Posted on | October 24, 2010 | No Comments
Teemu Leinonen (Aalto University, Finland) kindly invited Coprodnet to address via skype to a seminar on ‘Co-creation, co-governance and peer-to-peer production of public services’ (http://co-p2p.mlog.taik.fi/seminar-2010). James (from Coprodnet) did the video-link – here’s what he said:
Hello from Manchester…
Co-production is an idea whose time has come in the UK
Our coalition government is implementing massive cuts in public expenditure, a staggering 81 billion pounds in cuts over the next 4 years…
These cuts are being complemented with a call to establish the ‘big society’… key slogans are the ideological ‘big society not big government’ and the doubtful ‘we’re all in this together’
The ‘big society’ is a vague and highly controversial policy… the basic idea is that public sector and professional service provision is replaced by voluntary provision, cooperatives in some places, and reciprocal citizen relationships…
The relationship between the ‘big society’ and co-production is that co-production enables the conceptualisation of the changing relationship between public services and service users or citizens
Against this back drop we have convened Coprodnet…
Coprodnet is an interdisciplinary academic and practitioner network interested in all things co-produced.
We have 2 aims:
- To critically engage with co-production and the causes and consequences of its recent adoption, across a range of academic disciplines… we have members from business studies, education, geography, development studies, politics, sociology, anthropology, and architecture…
—- As part of this critical engagement we’re hosting a conference on 4th November with David Boyle, Diana Mitlin and Su Maddock providing keynotes and reflection… we also have 15 research ‘showcase’ presentations on new research into co-production …
- there’s more information about the conference available at www.coprodnet.org
- we’re planning a series of follow-up seminars. One on co-production and sustainable cities, another on co-production in health service innovation, and most importantly co-production and social justice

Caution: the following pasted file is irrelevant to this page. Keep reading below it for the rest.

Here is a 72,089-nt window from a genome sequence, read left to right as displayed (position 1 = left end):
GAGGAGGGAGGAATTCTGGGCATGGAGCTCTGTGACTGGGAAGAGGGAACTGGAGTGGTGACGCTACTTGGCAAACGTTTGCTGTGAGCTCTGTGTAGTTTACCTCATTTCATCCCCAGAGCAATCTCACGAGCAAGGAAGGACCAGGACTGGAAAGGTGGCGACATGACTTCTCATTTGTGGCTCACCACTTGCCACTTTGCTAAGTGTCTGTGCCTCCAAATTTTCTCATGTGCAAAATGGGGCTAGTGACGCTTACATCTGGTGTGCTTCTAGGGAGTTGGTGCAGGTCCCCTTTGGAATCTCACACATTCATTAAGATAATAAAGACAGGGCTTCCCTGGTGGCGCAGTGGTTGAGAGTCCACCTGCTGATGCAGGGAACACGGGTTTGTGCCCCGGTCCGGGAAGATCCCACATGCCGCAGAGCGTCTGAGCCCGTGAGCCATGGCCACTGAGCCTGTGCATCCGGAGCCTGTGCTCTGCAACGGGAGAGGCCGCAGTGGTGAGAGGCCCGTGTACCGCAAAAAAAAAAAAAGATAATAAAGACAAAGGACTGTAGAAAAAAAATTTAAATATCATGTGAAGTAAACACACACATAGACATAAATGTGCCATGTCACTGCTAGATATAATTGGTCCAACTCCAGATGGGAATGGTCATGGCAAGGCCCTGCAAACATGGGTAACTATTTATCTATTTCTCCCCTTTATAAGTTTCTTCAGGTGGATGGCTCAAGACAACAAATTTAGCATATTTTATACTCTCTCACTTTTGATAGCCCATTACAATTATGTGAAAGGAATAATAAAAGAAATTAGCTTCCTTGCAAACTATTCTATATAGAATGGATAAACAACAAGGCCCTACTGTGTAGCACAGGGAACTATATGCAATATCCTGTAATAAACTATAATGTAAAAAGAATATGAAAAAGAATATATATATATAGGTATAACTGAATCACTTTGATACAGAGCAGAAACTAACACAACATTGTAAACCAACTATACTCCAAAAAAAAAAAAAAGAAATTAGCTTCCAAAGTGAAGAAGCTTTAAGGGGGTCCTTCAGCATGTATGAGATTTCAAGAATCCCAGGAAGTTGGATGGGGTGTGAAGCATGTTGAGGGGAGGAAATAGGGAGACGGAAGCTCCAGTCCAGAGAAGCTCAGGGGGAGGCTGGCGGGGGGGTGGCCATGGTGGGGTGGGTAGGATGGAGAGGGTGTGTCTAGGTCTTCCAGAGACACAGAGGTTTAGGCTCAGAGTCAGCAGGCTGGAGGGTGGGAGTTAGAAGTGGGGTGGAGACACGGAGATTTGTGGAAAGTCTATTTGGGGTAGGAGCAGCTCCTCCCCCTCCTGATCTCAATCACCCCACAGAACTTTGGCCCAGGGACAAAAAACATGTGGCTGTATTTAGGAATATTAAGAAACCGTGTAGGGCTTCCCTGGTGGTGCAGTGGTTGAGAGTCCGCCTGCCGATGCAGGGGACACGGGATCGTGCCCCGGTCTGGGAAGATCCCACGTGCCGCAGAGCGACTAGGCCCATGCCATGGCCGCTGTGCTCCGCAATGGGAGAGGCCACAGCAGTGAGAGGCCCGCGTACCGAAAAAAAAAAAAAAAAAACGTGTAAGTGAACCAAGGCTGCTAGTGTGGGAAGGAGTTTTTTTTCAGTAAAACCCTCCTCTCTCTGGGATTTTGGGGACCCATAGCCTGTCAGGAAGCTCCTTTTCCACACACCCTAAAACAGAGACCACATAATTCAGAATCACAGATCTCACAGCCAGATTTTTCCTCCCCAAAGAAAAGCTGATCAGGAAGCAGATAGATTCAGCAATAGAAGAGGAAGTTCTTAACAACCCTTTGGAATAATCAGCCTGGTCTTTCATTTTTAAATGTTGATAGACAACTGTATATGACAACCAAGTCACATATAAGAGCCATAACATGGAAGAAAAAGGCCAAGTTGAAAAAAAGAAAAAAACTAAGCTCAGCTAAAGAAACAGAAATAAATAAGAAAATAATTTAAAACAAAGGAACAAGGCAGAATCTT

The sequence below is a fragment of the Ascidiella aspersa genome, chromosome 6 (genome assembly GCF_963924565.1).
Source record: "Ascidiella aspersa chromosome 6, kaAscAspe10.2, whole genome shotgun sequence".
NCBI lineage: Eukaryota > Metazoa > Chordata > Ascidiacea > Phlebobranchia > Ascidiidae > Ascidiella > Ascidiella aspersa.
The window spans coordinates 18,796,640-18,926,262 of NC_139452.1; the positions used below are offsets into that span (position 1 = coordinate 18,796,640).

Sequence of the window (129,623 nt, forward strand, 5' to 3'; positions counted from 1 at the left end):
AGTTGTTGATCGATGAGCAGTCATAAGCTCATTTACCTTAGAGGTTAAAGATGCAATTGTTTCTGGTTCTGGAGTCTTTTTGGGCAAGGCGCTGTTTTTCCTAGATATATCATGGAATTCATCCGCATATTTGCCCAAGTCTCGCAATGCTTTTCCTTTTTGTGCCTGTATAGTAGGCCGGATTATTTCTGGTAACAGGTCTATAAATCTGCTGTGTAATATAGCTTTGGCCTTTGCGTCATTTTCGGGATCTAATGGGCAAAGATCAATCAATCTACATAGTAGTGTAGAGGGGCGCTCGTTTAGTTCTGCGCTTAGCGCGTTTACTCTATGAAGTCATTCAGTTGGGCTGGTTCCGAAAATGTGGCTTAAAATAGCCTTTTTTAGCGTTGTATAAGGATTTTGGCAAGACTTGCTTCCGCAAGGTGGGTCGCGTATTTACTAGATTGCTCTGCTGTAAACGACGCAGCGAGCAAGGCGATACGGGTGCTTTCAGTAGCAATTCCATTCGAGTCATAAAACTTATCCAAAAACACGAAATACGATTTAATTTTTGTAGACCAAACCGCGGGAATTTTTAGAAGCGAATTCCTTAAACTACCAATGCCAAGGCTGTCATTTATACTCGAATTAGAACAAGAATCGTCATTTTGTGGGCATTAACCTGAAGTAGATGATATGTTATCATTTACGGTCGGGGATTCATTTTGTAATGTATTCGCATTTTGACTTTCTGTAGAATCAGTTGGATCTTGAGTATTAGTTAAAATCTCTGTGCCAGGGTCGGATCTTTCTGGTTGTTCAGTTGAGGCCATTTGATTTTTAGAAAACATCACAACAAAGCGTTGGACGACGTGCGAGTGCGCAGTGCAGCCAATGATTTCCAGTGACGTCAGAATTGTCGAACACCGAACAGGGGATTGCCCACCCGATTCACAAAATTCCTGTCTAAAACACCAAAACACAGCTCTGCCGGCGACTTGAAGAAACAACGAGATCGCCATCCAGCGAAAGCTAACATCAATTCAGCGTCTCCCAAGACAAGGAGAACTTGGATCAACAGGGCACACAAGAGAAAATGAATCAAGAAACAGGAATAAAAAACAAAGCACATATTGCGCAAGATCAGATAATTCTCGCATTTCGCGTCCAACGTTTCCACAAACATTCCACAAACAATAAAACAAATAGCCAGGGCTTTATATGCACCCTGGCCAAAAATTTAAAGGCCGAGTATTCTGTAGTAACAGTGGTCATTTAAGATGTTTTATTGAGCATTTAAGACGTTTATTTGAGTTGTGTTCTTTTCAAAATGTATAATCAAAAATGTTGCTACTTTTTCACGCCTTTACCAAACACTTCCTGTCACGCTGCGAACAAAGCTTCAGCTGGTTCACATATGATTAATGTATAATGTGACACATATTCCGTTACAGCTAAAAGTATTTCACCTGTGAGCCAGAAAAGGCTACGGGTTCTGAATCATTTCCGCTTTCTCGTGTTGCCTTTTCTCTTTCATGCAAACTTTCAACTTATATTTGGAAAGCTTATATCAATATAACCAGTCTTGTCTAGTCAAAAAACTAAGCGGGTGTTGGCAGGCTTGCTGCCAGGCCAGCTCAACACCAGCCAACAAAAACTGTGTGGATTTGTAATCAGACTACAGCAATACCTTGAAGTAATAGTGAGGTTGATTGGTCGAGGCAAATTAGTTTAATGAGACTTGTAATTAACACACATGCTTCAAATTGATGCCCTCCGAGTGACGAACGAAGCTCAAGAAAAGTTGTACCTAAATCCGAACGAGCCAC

- Our second aim is to engage with and support co-production in practice… lots of third sector organisations in Manchester are trying to hit the ground running with co-production and we’re trying to build relationships and support them, within our modest means…
- We’re working with a local employment skills network to develop a Community Learning Champion project with a time banking element in four deprived wards in Manchester… the project is inspired by Ivan Illich via Edgar Cahn
- We’re also supporting an organisation for parents of disabled children to evaluate the outcomes of an ‘expert’ carer programme they’ve been running… tellingly they’re hoping to justify their co-production approach in the face of threats to their funding
- And we’re also working with an organisation to develop a creative evaluation project that links local ‘big society’ projects and the Coprodnet network using social media… the idea is to interrupt a typical summative evaluation with a formative process that links people with problems with people with solutions and resources through, for example, Twitter… we’re working with a local digital artist to capture this process and develop an art exhibition from it.
So it’s an incredibly exciting and maybe precarious time for co-production in the UK… co-production potentially offers a way around huge public sector cuts but will undoubtedly be associated with the impacts of the cuts during this period of austerity.
David Marquand wrote recently of the ‘big society’
‘the big society is little more than a label, a dream, a confused if glowing aspiration. There is no knowing whether the notion can be made to fly in the harsh climate we now live in. But that is not a reason for rubbishing it… It is a reason for treating it as the opening gambit in a national conversation’
Coprodnet is participating in this national conversation… asking how can co-production make Britain fairer and improve our collective well-being?
I hope me talking to you today is the first step in joining colleagues internationally in this conversation about the potential benefits and pitfalls of co-production.
I’d like to thank Teemu Leinonen for letting me address you and you all for listening.
Videos from the seminar will hopefully be up soon – check http://co-p2p.mlog.taik.fi for updates.
Posted on | August 4, 2010 | No Comments
Hello, and welcome to our blog!
We are an interdisciplinary network of researchers interested in co-production. We are organising a conference about co-production, which will be held in Manchester in November 2010. See our wiki for more details, and to submit proposals and make suggestions. We are genuinely open to this conference being co-produced!
We will be updating this blog periodically with links and thoughts about co-production. We are interested in using this blog (as well as our wiki and Twitter) to discuss what co-production means, and how it’s being defined and shaped, particularly with reference to the ‘big society’. Is it genuinely empowering, or is it a smokescreen for different forms of exclusion?
We’d be very interested in hearing from you…